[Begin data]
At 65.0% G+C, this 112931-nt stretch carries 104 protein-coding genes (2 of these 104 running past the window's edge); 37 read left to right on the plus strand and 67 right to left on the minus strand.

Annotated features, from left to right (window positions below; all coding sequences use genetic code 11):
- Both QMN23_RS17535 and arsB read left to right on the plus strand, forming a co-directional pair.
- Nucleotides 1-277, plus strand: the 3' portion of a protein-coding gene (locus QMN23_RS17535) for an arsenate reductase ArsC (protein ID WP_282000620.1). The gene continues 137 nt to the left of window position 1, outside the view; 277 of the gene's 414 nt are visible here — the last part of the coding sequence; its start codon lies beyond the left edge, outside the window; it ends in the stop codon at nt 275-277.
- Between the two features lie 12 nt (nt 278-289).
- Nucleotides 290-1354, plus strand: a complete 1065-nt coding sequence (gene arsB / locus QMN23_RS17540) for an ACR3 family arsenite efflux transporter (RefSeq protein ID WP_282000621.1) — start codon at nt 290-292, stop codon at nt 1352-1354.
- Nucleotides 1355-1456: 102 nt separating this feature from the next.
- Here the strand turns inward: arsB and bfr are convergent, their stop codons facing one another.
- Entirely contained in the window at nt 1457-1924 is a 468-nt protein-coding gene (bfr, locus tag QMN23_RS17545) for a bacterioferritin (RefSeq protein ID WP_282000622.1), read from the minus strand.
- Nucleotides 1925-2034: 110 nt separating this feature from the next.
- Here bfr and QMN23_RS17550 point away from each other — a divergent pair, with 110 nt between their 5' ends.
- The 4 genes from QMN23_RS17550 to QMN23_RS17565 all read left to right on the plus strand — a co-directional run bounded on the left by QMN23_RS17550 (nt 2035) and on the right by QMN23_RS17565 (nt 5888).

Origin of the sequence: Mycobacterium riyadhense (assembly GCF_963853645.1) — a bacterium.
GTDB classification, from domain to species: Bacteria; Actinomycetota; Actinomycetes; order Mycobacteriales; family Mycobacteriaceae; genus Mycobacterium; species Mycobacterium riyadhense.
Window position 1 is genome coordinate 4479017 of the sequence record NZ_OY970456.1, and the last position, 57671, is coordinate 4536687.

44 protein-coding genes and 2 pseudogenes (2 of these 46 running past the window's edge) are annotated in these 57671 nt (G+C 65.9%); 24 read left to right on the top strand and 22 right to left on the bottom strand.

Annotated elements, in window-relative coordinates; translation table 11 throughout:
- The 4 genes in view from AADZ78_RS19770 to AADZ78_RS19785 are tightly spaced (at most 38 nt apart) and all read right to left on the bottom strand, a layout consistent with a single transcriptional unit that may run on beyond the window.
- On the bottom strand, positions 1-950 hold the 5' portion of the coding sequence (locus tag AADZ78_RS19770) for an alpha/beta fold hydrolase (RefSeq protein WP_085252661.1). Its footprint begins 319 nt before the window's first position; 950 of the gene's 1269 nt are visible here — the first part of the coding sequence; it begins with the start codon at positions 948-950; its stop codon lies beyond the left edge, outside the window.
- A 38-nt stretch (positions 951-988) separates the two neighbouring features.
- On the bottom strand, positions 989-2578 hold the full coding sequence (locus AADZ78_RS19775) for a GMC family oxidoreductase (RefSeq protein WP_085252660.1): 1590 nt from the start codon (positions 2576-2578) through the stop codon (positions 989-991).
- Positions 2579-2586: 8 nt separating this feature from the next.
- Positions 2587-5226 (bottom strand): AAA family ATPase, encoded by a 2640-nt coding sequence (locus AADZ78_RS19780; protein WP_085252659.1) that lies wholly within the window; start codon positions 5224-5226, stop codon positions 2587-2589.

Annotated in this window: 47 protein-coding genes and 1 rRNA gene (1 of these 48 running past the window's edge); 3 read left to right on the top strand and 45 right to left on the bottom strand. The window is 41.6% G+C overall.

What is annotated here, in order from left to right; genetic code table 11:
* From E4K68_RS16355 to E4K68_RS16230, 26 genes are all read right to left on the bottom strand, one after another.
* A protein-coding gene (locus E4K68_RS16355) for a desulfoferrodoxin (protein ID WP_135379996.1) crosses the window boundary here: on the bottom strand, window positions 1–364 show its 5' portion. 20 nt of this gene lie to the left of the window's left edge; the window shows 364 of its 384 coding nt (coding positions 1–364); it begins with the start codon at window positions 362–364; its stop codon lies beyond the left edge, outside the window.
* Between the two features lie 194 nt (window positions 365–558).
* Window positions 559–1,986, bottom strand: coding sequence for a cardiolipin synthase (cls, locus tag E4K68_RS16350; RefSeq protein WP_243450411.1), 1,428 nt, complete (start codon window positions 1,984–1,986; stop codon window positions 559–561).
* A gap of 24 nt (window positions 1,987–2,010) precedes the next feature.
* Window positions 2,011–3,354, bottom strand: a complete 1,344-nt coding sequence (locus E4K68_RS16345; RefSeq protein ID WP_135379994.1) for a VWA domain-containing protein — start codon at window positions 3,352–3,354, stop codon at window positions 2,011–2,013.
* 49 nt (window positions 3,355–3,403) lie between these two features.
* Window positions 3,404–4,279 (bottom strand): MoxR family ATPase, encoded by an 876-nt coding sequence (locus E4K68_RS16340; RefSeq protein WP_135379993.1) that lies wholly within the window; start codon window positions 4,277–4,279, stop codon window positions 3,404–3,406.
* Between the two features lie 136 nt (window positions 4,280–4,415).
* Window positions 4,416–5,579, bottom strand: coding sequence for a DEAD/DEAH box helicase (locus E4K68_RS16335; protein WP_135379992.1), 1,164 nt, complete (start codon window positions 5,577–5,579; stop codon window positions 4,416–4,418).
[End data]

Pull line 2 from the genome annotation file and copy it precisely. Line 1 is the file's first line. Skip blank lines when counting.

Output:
Annotated features, from left to right (window positions below; all coding sequences use genetic code 11):